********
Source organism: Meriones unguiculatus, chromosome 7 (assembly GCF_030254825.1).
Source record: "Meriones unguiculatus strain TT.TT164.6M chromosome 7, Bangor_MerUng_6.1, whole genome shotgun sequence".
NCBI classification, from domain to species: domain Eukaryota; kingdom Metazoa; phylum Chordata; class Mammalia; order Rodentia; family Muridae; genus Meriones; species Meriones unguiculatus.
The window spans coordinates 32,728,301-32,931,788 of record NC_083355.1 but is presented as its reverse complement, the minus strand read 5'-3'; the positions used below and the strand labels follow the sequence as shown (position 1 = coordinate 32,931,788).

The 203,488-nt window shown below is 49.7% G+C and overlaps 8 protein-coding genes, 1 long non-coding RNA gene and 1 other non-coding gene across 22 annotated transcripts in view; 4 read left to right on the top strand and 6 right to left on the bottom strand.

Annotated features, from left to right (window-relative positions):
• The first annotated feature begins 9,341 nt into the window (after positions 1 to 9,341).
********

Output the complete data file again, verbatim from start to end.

Source organism: Meriones unguiculatus, chromosome 7 (assembly GCF_030254825.1).
Source record: "Meriones unguiculatus strain TT.TT164.6M chromosome 7, Bangor_MerUng_6.1, whole genome shotgun sequence".
NCBI classification, from domain to species: domain Eukaryota; kingdom Metazoa; phylum Chordata; class Mammalia; order Rodentia; family Muridae; genus Meriones; species Meriones unguiculatus.
The window spans coordinates 32,728,301-32,931,788 of record NC_083355.1 but is presented as its reverse complement, the minus strand read 5'-3'; the positions used below and the strand labels follow the sequence as shown (position 1 = coordinate 32,931,788).

The 203,488-nt window shown below is 49.7% G+C and overlaps 8 protein-coding genes, 1 long non-coding RNA gene and 1 other non-coding gene across 22 annotated transcripts in view; 4 read left to right on the top strand and 6 right to left on the bottom strand.

Annotated features, from left to right (window-relative positions):
• The first annotated feature begins 9,341 nt into the window (after positions 1 to 9,341).